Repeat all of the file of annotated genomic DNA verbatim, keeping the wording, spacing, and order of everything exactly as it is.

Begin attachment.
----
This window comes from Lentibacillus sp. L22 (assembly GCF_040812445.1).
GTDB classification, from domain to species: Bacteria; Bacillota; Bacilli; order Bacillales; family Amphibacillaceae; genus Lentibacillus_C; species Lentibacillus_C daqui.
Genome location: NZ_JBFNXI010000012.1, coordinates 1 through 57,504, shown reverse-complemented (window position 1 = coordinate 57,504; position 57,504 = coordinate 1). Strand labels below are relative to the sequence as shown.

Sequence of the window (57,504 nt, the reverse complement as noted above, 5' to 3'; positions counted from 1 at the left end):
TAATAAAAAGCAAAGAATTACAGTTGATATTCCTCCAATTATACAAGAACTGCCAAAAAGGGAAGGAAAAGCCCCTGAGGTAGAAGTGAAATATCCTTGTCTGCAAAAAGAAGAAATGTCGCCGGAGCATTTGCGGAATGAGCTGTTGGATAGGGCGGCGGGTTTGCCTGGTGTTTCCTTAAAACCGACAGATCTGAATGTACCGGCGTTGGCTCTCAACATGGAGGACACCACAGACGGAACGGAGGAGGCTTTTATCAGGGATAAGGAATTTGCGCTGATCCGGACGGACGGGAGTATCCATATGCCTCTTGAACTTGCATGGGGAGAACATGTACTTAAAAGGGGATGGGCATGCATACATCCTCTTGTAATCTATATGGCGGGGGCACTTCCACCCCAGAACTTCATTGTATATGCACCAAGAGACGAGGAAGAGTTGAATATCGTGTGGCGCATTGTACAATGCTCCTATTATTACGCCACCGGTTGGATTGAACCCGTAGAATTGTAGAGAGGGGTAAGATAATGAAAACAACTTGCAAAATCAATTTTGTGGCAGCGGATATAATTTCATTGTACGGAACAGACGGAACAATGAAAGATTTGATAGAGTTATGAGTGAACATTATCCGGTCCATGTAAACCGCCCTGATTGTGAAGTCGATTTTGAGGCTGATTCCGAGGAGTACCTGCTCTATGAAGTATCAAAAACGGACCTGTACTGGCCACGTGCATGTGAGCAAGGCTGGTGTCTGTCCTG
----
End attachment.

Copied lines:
This window comes from Lentibacillus sp. L22 (assembly GCF_040812445.1).
GTDB classification, from domain to species: Bacteria; Bacillota; Bacilli; order Bacillales; family Amphibacillaceae; genus Lentibacillus_C; species Lentibacillus_C daqui.
Genome location: NZ_JBFNXI010000012.1, coordinates 1 through 57,504, shown reverse-complemented (window position 1 = coordinate 57,504; position 57,504 = coordinate 1). Strand labels below are relative to the sequence as shown.

Sequence of the window (57,504 nt, the reverse complement as noted above, 5' to 3'; positions counted from 1 at the left end):
TAATAAAAAGCAAAGAATTACAGTTGATATTCCTCCAATTATACAAGAACTGCCAAAAAGGGAAGGAAAAGCCCCTGAGGTAGAAGTGAAATATCCTTGTCTGCAAAAAGAAGAAATGTCGCCGGAGCATTTGCGGAATGAGCTGTTGGATAGGGCGGCGGGTTTGCCTGGTGTTTCCTTAAAACCGACAGATCTGAATGTACCGGCGTTGGCTCTCAACATGGAGGACACCACAGACGGAACGGAGGAGGCTTTTATCAGGGATAAGGAATTTGCGCTGATCCGGACGGACGGGAGTATCCATATGCCTCTTGAACTTGCATGGGGAGAACATGTACTTAAAAGGGGATGGGCATGCATACATCCTCTTGTAATCTATATGGCGGGGGCACTTCCACCCCAGAACTTCATTGTATATGCACCAAGAGACGAGGAAGAGTTGAATATCGTGTGGCGCATTGTACAATGCTCCTATTATTACGCCACCGGTTGGATTGAACCCGTAGAATTGTAGAGAGGGGTAAGATAATGAAAACAACTTGCAAAATCAATTTTGTGGCAGCGGATATAATTTCATTGTACGGAACAGACGGAACAATGAAAGATTTGATAGAGTTATGAGTGAACATTATCCGGTCCATGTAAACCGCCCTGATTGTGAAGTCGATTTTGAGGCTGATTCCGAGGAGTACCTGCTCTATGAAGTATCAAAAACGGACCTGTACTGGCCACGTGCATGTGAGCAAGGCTGGTGTCTGTCCTG